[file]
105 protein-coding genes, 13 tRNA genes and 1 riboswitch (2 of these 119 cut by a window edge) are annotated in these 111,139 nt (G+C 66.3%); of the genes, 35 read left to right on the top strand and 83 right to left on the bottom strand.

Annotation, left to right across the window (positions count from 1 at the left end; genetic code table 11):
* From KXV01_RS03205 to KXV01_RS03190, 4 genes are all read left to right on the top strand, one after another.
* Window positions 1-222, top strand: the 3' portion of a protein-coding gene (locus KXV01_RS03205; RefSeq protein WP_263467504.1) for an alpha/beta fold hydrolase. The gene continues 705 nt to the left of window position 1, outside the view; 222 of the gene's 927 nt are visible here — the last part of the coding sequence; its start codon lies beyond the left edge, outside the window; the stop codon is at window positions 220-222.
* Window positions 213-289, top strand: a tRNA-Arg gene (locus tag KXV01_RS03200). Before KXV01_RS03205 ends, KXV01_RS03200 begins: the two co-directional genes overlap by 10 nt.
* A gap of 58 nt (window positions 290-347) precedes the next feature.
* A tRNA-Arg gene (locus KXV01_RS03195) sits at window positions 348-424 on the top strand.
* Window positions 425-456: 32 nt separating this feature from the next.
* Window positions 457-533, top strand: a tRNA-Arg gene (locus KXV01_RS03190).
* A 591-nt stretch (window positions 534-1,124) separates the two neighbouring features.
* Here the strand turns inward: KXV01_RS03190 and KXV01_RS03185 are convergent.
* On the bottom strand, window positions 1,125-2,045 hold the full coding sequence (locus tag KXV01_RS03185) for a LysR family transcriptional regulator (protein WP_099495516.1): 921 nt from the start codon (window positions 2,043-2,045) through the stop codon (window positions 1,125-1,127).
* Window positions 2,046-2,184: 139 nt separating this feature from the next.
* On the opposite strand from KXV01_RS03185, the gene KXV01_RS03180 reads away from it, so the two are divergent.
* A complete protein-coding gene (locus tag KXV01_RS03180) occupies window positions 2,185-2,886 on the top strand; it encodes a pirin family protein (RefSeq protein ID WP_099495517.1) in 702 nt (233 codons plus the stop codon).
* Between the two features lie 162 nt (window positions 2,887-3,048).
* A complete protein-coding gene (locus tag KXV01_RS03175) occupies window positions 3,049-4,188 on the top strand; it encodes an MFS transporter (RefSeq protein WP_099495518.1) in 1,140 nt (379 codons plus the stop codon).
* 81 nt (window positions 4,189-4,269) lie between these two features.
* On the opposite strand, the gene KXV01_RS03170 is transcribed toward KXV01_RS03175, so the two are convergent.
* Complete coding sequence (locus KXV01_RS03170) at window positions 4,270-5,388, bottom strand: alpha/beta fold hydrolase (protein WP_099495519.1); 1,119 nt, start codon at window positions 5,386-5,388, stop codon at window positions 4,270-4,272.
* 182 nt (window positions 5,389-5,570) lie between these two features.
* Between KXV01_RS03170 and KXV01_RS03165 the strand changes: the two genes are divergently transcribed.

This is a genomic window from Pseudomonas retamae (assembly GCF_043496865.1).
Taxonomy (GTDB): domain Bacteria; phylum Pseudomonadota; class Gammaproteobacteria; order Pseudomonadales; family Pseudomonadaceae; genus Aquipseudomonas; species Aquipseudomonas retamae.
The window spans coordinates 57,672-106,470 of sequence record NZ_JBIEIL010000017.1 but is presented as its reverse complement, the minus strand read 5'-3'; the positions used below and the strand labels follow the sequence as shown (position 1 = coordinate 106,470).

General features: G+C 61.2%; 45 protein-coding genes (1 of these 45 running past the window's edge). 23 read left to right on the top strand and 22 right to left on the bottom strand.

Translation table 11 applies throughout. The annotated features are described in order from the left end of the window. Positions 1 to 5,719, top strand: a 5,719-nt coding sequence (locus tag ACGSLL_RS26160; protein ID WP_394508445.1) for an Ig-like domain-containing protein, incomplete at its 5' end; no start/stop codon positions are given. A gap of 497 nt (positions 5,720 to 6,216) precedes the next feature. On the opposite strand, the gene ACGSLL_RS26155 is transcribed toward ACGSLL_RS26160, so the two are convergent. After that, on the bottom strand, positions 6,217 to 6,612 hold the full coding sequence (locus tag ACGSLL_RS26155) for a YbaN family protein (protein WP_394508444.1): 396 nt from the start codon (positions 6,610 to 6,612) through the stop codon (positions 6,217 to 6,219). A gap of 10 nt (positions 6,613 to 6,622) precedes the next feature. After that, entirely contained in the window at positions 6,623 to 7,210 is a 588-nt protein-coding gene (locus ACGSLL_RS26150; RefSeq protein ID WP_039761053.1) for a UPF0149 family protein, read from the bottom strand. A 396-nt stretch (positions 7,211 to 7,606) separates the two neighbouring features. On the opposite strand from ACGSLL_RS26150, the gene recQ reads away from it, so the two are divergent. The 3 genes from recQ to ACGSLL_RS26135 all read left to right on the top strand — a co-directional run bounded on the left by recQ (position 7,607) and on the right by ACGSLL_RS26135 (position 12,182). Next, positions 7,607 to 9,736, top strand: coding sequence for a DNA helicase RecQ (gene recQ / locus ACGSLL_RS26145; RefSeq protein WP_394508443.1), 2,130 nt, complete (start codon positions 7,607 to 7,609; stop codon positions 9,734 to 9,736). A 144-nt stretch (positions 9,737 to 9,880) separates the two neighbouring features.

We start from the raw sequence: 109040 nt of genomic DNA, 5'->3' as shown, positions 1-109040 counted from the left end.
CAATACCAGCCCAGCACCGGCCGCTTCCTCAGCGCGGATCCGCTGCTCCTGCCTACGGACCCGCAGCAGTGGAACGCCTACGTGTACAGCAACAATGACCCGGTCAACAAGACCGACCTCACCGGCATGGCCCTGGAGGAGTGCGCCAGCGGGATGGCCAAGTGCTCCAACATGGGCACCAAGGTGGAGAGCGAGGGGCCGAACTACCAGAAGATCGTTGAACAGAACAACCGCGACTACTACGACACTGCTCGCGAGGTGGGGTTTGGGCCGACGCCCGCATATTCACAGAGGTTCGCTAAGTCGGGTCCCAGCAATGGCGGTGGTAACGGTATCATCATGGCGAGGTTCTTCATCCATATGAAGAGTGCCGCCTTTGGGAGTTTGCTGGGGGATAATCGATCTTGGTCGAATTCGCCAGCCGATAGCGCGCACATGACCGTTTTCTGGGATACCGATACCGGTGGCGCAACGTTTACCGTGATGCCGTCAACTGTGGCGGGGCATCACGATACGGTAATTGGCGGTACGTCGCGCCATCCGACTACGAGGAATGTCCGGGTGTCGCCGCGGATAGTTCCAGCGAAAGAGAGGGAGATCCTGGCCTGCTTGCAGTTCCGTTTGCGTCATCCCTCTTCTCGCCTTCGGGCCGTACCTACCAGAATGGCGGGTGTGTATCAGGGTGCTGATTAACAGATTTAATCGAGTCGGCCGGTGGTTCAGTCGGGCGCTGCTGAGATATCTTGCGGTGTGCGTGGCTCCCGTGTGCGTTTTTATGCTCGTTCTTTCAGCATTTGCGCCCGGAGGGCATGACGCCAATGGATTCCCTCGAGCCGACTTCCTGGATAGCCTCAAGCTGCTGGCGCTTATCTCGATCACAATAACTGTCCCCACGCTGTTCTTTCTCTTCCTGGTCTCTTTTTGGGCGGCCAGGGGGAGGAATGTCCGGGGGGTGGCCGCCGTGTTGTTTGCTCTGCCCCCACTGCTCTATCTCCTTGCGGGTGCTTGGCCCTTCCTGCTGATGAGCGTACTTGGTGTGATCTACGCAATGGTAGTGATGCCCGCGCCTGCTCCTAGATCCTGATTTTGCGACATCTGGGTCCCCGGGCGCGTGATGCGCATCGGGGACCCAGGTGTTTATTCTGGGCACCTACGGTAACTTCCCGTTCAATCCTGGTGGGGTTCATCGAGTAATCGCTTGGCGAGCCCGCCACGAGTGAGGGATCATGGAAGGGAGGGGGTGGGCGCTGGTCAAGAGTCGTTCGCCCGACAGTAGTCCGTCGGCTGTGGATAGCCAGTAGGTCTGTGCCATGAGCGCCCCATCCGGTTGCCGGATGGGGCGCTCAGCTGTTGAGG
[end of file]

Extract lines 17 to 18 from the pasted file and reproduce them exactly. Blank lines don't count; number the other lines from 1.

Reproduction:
* A complete protein-coding gene (locus tag KXV01_RS03175) occupies window positions 3,049-4,188 on the top strand; it encodes an MFS transporter (RefSeq protein WP_099495518.1) in 1,140 nt (379 codons plus the stop codon).
* 81 nt (window positions 4,189-4,269) lie between these two features.